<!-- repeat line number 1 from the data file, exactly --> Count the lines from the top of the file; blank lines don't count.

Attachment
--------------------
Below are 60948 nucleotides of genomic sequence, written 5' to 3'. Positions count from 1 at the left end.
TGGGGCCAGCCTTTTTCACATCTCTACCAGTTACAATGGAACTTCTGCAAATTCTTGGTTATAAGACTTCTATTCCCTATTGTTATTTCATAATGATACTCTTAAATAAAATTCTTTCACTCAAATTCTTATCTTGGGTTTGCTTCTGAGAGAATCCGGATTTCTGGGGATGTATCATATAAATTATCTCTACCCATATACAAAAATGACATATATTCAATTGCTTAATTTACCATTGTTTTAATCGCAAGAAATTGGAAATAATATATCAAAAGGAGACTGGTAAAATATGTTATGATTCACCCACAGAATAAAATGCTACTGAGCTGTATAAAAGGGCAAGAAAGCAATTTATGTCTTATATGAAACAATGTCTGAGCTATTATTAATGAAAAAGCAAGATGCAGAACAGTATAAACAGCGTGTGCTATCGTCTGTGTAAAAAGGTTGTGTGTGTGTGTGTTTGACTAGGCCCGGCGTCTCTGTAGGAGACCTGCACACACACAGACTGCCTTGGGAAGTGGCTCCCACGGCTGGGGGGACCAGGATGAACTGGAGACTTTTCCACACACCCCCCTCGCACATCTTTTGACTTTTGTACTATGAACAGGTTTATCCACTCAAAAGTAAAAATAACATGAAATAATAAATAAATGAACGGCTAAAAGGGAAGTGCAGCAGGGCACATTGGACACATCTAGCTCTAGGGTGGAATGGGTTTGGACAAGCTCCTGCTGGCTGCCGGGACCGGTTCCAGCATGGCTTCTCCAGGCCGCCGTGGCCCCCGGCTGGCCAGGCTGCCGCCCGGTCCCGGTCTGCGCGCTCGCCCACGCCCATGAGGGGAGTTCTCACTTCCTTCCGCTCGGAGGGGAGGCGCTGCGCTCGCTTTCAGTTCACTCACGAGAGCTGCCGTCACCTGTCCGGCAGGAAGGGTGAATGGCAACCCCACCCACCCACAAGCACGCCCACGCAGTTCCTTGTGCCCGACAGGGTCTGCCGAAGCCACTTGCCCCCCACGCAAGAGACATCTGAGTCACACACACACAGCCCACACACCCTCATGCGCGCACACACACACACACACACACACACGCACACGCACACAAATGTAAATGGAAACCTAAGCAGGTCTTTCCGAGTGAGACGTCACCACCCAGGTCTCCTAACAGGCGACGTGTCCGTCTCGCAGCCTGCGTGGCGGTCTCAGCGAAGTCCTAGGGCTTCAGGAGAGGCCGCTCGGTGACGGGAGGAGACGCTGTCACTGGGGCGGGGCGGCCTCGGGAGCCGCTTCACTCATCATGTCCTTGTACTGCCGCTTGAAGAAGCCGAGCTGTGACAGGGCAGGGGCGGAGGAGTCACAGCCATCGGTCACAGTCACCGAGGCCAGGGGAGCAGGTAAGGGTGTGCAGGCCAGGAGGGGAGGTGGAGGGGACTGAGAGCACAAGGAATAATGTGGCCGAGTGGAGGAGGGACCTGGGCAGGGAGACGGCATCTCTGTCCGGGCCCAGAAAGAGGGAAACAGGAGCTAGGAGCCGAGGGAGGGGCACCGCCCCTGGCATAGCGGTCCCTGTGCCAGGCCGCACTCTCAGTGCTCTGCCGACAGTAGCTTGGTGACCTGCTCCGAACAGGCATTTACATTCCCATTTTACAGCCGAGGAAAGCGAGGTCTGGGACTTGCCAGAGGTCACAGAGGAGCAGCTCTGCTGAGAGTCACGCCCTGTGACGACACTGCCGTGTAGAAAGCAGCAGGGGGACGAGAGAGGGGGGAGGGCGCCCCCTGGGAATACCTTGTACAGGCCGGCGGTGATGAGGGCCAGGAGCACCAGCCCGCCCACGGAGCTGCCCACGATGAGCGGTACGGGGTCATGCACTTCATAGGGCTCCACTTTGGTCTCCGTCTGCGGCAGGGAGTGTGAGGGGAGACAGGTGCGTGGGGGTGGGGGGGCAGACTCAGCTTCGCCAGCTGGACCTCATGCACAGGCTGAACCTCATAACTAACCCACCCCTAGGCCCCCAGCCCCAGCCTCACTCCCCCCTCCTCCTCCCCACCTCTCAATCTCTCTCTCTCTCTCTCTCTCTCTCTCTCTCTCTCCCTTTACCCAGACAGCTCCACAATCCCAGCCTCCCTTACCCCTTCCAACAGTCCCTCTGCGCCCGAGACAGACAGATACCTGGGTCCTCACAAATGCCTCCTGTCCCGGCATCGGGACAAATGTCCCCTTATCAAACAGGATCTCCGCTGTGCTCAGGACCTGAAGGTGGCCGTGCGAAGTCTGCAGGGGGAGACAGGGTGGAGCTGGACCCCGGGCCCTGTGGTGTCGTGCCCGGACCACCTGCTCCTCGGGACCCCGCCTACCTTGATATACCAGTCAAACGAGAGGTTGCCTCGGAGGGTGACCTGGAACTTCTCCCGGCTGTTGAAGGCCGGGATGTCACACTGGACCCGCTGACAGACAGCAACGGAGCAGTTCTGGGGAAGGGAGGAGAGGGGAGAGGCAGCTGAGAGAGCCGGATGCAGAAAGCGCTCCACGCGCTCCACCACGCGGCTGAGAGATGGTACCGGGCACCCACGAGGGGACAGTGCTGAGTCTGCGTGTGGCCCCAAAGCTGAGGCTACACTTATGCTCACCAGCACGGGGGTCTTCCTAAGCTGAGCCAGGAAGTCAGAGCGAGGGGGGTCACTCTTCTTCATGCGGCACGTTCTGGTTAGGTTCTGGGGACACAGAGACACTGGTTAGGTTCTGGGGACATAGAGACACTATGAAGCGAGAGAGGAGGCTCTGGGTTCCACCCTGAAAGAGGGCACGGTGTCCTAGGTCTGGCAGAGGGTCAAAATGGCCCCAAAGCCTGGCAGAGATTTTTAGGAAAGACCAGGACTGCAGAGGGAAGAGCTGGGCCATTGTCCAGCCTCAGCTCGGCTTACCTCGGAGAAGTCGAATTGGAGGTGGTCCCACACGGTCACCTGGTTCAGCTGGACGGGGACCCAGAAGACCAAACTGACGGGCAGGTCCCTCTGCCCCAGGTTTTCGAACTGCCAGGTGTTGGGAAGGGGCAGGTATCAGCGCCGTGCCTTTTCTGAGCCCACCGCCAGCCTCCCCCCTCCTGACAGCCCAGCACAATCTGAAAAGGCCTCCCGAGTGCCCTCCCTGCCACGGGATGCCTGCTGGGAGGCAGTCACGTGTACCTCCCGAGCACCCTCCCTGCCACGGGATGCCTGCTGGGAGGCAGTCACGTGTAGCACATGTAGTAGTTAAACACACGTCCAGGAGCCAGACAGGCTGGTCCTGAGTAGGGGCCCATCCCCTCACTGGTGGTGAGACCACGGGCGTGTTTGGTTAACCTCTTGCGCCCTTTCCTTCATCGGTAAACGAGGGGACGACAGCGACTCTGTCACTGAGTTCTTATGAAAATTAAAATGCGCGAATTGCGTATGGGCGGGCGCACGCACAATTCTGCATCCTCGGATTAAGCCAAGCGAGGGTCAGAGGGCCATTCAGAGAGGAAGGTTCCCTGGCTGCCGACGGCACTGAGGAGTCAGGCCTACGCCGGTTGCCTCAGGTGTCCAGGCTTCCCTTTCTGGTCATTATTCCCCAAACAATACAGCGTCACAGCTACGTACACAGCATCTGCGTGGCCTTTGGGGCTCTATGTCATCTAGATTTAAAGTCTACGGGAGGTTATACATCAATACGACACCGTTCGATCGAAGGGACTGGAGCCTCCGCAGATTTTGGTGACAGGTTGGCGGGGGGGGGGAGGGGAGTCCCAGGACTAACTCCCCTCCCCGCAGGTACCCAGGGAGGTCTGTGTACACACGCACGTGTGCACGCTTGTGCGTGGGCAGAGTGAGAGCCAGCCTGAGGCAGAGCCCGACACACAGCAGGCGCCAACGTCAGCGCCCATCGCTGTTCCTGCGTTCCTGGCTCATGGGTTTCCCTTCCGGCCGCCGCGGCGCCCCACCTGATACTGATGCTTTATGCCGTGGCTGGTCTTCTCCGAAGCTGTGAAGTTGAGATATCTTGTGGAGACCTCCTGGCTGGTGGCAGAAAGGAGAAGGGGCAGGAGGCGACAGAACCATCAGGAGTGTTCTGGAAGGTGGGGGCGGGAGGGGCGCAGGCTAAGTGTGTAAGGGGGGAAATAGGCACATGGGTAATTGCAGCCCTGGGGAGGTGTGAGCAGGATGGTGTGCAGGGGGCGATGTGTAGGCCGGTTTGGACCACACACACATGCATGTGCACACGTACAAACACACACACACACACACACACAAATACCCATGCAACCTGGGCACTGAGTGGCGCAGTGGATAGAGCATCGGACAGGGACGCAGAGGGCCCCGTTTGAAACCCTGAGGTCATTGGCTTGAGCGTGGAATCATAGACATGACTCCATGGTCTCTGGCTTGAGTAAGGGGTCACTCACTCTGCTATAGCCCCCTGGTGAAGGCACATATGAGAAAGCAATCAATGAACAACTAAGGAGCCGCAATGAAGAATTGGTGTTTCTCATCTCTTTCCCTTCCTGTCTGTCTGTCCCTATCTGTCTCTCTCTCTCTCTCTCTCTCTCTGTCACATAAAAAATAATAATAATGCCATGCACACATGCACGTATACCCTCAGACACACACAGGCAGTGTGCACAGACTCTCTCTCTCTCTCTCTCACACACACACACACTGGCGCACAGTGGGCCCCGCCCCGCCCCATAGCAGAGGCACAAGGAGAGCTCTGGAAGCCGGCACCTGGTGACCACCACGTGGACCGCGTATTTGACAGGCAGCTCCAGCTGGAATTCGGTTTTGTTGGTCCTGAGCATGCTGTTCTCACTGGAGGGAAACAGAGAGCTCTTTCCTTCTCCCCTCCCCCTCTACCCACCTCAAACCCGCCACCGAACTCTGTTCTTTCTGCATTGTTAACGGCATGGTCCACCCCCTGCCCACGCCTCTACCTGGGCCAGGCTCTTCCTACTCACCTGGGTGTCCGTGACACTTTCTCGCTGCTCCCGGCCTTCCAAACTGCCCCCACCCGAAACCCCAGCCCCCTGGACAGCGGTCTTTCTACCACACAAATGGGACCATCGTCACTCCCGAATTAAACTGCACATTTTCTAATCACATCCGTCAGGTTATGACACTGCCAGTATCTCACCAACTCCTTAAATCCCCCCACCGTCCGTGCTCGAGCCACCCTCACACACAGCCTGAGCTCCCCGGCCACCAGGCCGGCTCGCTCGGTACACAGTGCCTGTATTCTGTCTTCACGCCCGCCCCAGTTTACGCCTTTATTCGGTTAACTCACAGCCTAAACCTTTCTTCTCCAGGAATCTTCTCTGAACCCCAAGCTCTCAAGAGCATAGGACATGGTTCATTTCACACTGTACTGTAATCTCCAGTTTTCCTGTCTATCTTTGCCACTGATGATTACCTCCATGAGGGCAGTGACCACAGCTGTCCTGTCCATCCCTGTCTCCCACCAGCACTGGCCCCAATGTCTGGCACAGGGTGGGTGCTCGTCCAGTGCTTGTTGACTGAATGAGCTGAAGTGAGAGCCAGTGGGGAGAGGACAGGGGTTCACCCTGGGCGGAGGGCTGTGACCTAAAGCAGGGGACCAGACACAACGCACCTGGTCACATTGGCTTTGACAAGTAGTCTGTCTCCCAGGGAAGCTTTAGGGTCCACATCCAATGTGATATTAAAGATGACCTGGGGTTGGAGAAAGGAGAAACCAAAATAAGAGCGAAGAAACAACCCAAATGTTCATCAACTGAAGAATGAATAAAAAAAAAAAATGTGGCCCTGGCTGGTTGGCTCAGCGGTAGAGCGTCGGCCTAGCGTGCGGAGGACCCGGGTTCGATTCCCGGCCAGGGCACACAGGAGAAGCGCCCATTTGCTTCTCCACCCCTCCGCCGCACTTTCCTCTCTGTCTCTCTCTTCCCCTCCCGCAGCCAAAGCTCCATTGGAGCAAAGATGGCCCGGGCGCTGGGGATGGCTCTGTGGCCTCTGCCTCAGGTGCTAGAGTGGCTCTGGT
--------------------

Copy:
Below are 60948 nucleotides of genomic sequence, written 5' to 3'. Positions count from 1 at the left end.